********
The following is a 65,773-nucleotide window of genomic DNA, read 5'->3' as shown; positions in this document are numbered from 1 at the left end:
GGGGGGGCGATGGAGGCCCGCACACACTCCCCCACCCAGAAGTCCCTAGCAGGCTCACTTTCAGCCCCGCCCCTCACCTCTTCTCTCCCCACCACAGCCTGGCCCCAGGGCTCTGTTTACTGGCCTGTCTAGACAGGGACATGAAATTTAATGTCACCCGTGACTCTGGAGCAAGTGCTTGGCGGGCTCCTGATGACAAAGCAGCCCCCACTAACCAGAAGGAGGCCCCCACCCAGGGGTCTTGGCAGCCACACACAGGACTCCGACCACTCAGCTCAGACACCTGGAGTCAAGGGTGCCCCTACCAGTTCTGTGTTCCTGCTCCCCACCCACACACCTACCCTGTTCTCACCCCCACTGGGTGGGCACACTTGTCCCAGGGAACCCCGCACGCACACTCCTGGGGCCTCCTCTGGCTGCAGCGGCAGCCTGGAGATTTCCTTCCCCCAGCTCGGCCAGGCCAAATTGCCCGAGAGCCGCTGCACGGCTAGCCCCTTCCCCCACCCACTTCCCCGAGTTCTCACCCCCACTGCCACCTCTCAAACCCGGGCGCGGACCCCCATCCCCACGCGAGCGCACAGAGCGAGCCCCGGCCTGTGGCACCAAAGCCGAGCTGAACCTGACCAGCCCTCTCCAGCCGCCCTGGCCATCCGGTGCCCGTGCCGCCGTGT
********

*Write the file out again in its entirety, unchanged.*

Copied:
The following is a 65,773-nucleotide window of genomic DNA, read 5'->3' as shown; positions in this document are numbered from 1 at the left end:
GGGGGGGCGATGGAGGCCCGCACACACTCCCCCACCCAGAAGTCCCTAGCAGGCTCACTTTCAGCCCCGCCCCTCACCTCTTCTCTCCCCACCACAGCCTGGCCCCAGGGCTCTGTTTACTGGCCTGTCTAGACAGGGACATGAAATTTAATGTCACCCGTGACTCTGGAGCAAGTGCTTGGCGGGCTCCTGATGACAAAGCAGCCCCCACTAACCAGAAGGAGGCCCCCACCCAGGGGTCTTGGCAGCCACACACAGGACTCCGACCACTCAGCTCAGACACCTGGAGTCAAGGGTGCCCCTACCAGTTCTGTGTTCCTGCTCCCCACCCACACACCTACCCTGTTCTCACCCCCACTGGGTGGGCACACTTGTCCCAGGGAACCCCGCACGCACACTCCTGGGGCCTCCTCTGGCTGCAGCGGCAGCCTGGAGATTTCCTTCCCCCAGCTCGGCCAGGCCAAATTGCCCGAGAGCCGCTGCACGGCTAGCCCCTTCCCCCACCCACTTCCCCGAGTTCTCACCCCCACTGCCACCTCTCAAACCCGGGCGCGGACCCCCATCCCCACGCGAGCGCACAGAGCGAGCCCCGGCCTGTGGCACCAAAGCCGAGCTGAACCTGACCAGCCCTCTCCAGCCGCCCTGGCCATCCGGTGCCCGTGCCGCCGTGT